How to Get the Most Out of LinkedIn

LinkedInWith the launch of WACAC’s LinkedIn group last month, you may have been wondering what this whole LinkedIn thing is all about. It’s a professional networking social media site. When I finally joined Facebook in 2007, after assuming all social media was mindless, it was because someone explained it to me as the “MySpace for grown-ups”. In 2014, I’d call LinkedIn the “Facebook for grown-ups”.

If you’ve never set up an account at www.linkedin.com before, you absolutely should! If you have a LinkedIn account but haven’t joined the WACAC group yet, please join us at http://bit.ly/wacaclinkedin! For both those experienced and new to LinkedIn, I’d like to offer you five tips to engage with more colleagues on the professional social media site.

  1. Add a picture. We’re drawn to photos, and we want to know who we’re talking to. Such is the nature of online activity. You don’t have to be all glammed up; a simple picture clearly identifying your face is just fine for the purposes of LinkedIn.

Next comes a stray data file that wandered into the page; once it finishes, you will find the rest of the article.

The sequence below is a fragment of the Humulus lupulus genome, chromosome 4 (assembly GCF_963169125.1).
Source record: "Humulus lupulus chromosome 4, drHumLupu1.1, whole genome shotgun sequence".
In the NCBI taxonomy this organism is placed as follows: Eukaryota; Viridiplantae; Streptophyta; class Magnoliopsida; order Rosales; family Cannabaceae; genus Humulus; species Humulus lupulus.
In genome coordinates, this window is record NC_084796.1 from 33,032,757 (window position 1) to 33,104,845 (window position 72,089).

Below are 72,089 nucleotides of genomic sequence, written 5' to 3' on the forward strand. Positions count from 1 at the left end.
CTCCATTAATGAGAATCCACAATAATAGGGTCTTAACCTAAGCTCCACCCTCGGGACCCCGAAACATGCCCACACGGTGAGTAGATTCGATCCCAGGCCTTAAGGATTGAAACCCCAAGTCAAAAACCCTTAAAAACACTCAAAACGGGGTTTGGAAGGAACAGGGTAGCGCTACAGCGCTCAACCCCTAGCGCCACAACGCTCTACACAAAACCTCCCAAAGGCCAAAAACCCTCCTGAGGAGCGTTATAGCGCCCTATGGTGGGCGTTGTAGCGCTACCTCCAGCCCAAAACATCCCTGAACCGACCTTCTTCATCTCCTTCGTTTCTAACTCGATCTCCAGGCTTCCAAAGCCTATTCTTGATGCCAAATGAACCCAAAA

2. Add relevant profile details. Perhaps the biggest advantage of LinkedIn over Facebook is the ease with which you can find professionals by occupation and employers, past and present. Add employers, job titles, and colleges attended. You can also add skills, such as Admissions Counseling and Student Financial Aid. You and your colleagues can endorse each other for these skills. Going to LinkedIn today? Endorse five people while you’re there!
  3. Join and participate in groups. Nice plug for the WACAC group, right? Joining a group instantly widens your network of potential LinkedIn connections. When you like or comment on discussion posts, or even post discussions yourself, other group members can discover who you are and what interests you professionally. For our profession, I also recommend LinkedIn’s Higher Education site at www.linkedin.com/edu, which makes it easy for you and your students to learn about and follow colleges and their students/alumni on LinkedIn.
  4. Post responsibly. I don’t need to belabor this point. As with any social media platform, the language, tone, and content in your posts reflect who you are. Keep it clean!
  5. Have fun. You’re on “Facebook for grown-ups” now. Connect with your colleagues, make new connections, and enjoy your experience!

By Tony Losongco

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